It was Valentine's Day 1977 when Edwin John Eastwood broke into a regional school in Victoria and kidnapped a teacher and his students at gunpoint. It would be up to Robin Smith - who this week was given an Australian Bravery Award - to save them all.
The 14th of February 1977 should have been just another day for Robin Smith, but it remains the most significant day of his life.
The then-25-year-old logger from regional Victoria was driving home in his trailer on the winding roads of South Gippsland with his younger brother when a van came speeding around a corner and crashed into their rear.
Now 68, Robin told SBS News that the harrowing details of what happened next would change his life forever.
The crash prompted a sequence of events that would force him to risk his life to save himself and 15 other hostages from a dangerous gunman.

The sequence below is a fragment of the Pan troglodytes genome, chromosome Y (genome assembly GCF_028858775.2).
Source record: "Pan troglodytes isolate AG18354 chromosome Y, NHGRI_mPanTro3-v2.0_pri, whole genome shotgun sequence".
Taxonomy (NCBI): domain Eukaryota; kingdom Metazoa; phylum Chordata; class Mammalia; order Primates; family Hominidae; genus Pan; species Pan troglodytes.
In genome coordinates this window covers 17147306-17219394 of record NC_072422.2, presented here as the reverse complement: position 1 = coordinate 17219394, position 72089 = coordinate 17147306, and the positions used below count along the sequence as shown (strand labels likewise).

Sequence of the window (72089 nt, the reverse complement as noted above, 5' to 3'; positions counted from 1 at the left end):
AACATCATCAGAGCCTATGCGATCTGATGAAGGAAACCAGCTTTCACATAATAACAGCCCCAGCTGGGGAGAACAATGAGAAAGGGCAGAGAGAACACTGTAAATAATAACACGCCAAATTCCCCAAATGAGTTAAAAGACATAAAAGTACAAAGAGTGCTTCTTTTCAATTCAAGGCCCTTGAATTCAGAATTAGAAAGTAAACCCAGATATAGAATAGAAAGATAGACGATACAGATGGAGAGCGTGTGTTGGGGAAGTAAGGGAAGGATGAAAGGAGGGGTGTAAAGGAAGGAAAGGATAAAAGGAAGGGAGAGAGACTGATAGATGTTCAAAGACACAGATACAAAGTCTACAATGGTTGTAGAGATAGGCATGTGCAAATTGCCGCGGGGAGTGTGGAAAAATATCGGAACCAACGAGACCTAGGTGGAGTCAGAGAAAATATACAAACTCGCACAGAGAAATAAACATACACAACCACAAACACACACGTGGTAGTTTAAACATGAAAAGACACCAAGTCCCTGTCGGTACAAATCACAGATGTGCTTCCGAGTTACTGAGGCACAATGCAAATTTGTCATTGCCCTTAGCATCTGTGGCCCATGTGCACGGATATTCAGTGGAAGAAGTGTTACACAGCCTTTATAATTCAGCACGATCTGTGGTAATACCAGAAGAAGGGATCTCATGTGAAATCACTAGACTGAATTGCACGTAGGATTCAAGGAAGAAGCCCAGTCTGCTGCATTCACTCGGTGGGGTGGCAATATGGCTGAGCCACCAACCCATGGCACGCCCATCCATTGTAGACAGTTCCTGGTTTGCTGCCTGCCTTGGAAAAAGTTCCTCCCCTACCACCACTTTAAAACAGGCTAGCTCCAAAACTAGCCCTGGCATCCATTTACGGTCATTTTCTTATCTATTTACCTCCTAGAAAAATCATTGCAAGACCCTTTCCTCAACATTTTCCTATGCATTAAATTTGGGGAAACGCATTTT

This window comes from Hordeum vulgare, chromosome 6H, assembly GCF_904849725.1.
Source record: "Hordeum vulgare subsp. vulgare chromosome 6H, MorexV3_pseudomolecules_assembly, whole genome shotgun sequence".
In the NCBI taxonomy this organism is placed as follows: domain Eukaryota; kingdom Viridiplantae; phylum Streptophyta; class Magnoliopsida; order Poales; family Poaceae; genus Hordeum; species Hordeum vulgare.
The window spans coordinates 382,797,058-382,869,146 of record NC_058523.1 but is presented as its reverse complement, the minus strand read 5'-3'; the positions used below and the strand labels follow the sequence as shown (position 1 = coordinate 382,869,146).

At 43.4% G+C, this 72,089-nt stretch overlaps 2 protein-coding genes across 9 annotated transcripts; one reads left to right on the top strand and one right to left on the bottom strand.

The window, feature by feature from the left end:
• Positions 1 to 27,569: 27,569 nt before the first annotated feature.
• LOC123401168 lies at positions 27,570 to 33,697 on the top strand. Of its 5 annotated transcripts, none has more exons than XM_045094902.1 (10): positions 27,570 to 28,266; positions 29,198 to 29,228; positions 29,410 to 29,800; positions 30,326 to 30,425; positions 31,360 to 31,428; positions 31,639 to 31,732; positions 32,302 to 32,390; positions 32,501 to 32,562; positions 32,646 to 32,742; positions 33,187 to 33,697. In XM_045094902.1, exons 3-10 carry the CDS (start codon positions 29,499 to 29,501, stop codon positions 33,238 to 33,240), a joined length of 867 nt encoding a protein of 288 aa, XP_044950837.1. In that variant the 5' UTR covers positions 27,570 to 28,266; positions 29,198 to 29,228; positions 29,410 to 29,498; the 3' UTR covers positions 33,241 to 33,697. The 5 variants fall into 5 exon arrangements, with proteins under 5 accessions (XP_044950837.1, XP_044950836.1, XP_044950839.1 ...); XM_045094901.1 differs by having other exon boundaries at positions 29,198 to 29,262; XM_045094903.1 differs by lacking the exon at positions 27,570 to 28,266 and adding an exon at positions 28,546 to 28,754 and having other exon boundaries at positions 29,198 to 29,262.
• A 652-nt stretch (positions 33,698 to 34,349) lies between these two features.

'He just stuck a gun at my head'
Escaped prisoner Edwin John Eastwood had that day broken into a small regional school in Wooreen, Victoria, and took a teacher and his nine students hostage at gunpoint.
Forcing them all into his van, Eastwood had planned to drive the victims to an unknown location, but his reckless driving caused him to run into the back of a large trailer, totalling his vehicle.
It was the trailer belonging to Robin.
“When Eastwood came towards us with the van, he was travelling pretty quick for that sort of road, there are lots of blind corners. But he was just going too fast and he drove straight under my trailer,” Robin said.
Robin and his brother quickly clambered out of their vehicle, immediately concerned for the other driver's safety, but it didn't take long for them to realise this was no ordinary accident.
“He just climbed out the window [of his van] like a mad man and just stuck a gun at my head," he said.
“So I knew then I was involved in something that wasn't real good.”
Eastwood forced the two men behind the crashed van at gunpoint and that's when they first saw the nine school children chained together by the road, as well as the teacher who was locked in the front seat of the car, blindfolded and gagged.